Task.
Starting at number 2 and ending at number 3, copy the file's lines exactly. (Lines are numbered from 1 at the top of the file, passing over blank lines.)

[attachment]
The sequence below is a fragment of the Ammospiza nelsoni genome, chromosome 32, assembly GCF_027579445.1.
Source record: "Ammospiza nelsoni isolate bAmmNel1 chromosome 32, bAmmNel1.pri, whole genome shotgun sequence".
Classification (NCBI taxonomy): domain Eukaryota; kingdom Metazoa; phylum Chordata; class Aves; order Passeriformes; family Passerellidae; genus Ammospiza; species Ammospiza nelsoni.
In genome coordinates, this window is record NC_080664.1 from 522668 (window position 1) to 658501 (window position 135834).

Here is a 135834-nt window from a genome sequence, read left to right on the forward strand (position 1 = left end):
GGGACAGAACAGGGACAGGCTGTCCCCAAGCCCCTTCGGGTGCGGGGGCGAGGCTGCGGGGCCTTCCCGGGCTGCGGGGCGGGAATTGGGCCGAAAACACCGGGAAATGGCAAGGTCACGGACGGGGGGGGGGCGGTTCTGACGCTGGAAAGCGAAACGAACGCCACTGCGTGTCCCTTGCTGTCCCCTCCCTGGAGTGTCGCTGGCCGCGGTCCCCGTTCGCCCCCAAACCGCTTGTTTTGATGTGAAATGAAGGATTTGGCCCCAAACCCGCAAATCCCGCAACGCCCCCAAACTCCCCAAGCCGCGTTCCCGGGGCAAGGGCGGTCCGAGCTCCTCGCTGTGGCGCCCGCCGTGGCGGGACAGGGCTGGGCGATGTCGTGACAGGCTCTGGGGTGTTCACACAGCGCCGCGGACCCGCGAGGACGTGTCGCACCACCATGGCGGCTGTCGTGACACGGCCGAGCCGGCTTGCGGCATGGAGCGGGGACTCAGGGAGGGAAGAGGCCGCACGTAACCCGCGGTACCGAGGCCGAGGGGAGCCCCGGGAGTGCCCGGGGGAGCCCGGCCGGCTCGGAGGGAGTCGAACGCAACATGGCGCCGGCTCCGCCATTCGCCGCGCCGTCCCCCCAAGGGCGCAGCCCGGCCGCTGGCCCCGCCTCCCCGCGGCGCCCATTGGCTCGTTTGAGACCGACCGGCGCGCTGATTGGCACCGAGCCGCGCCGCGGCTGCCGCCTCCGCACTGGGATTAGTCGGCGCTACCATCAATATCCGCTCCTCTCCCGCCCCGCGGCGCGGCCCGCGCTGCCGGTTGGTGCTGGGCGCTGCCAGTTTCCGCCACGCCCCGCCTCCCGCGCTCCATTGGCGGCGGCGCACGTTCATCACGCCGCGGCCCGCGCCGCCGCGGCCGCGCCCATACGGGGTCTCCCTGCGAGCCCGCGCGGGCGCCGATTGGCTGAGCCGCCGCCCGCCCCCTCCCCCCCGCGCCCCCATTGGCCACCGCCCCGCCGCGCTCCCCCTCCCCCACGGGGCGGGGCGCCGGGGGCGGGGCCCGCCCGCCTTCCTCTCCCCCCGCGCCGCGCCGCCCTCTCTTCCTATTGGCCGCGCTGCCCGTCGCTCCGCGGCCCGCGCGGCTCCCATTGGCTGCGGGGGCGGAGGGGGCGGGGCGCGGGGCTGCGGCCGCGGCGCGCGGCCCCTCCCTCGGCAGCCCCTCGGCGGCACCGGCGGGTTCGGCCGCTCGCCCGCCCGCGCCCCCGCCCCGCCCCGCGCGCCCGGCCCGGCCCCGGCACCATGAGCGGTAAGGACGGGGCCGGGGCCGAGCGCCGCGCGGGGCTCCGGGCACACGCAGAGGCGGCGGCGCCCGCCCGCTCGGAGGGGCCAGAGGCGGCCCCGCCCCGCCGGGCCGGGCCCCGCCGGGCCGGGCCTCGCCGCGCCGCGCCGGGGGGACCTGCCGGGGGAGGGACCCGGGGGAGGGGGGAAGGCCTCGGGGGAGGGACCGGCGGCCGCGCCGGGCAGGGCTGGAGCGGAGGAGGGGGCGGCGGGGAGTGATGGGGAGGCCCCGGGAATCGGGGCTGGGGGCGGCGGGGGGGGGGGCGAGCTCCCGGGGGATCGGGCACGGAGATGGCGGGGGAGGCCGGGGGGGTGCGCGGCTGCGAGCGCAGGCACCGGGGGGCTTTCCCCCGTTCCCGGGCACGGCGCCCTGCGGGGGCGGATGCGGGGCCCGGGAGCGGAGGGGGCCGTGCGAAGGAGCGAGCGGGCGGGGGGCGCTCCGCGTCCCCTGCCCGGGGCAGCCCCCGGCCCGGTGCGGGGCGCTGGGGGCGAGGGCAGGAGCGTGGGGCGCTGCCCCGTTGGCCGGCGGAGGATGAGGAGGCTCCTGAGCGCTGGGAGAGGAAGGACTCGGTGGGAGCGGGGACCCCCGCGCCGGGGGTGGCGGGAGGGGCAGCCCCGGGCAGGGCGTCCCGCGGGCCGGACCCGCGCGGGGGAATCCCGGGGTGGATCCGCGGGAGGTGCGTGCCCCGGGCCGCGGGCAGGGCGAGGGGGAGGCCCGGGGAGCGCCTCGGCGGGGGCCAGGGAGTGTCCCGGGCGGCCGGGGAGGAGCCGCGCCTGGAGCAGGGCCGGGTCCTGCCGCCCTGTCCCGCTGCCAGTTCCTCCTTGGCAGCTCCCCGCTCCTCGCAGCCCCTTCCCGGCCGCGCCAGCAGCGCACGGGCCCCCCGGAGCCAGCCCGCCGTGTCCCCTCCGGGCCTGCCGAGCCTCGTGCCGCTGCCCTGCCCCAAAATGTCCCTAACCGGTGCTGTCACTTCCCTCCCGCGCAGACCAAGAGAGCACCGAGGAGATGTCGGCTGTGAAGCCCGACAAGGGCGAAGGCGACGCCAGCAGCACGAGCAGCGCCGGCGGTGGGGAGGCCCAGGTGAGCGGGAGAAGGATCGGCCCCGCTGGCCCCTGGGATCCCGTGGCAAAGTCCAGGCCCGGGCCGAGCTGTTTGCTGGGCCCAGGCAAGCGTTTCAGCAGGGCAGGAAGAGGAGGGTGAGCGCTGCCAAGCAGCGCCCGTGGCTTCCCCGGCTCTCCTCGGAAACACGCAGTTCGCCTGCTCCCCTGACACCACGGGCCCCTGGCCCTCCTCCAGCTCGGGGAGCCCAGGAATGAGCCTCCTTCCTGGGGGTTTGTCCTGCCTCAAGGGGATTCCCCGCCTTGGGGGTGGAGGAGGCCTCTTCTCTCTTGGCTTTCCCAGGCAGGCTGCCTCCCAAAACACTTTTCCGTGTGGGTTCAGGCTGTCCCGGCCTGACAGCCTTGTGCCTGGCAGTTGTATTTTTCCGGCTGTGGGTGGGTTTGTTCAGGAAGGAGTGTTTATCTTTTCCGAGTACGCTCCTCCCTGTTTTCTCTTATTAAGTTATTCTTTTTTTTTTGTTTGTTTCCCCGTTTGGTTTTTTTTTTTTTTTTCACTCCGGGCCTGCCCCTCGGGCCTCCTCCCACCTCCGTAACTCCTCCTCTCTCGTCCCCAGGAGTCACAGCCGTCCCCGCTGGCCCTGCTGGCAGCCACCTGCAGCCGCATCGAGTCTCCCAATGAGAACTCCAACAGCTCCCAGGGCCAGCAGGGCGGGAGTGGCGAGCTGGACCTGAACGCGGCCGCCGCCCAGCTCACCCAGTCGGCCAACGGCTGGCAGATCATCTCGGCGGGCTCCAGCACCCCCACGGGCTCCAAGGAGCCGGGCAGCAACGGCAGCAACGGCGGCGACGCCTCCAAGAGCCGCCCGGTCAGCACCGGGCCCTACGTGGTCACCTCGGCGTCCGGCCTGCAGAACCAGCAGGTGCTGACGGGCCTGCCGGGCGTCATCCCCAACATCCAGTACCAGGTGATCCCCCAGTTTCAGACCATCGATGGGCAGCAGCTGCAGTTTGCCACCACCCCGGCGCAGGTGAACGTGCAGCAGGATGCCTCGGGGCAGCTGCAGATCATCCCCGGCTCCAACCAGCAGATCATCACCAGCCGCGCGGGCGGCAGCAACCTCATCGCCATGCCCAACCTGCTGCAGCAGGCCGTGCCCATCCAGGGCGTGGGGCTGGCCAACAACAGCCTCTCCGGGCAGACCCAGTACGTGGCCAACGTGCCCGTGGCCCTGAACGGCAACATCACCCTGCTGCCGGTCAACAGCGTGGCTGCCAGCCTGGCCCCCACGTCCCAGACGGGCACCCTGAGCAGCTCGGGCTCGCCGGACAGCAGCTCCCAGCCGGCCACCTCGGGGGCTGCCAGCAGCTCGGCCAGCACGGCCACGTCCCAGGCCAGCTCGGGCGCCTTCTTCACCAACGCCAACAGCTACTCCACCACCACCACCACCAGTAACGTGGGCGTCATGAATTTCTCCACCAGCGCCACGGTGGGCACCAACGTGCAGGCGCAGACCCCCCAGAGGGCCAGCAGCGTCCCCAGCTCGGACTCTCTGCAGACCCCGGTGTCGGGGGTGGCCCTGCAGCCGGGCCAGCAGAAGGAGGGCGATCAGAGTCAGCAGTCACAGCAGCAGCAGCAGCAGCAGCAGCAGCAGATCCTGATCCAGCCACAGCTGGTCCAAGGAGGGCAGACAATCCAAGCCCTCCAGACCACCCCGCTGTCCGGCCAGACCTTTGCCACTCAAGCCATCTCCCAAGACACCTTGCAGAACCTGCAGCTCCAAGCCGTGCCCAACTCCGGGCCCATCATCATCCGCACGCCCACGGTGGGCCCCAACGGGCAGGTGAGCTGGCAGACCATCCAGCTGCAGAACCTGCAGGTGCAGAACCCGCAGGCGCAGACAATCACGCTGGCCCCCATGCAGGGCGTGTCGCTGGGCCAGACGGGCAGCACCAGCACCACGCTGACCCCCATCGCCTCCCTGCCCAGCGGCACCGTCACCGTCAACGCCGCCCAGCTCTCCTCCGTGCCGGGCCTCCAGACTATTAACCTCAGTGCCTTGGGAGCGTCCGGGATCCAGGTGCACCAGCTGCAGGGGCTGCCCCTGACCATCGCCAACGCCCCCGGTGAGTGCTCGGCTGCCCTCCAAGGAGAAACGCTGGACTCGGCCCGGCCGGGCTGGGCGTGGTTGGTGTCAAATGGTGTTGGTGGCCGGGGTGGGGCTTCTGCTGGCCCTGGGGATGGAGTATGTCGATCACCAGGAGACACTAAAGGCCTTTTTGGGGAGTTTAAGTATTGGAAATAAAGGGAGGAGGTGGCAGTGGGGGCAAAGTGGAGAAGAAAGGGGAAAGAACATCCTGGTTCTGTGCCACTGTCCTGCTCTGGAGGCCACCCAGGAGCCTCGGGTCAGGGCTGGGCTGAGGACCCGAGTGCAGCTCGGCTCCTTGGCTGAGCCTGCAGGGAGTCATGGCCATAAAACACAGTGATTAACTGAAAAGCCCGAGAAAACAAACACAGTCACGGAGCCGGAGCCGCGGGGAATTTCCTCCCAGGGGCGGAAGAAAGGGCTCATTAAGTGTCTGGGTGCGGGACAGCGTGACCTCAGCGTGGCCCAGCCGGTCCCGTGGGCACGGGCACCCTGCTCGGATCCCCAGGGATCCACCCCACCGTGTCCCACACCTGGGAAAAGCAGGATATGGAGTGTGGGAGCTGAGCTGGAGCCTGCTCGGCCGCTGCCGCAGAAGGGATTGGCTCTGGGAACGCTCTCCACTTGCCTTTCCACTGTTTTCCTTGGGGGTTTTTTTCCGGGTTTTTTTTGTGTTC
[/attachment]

Source record: "Ammospiza nelsoni isolate bAmmNel1 chromosome 32, bAmmNel1.pri, whole genome shotgun sequence".
Classification (NCBI taxonomy): domain Eukaryota; kingdom Metazoa; phylum Chordata; class Aves; order Passeriformes; family Passerellidae; genus Ammospiza; species Ammospiza nelsoni.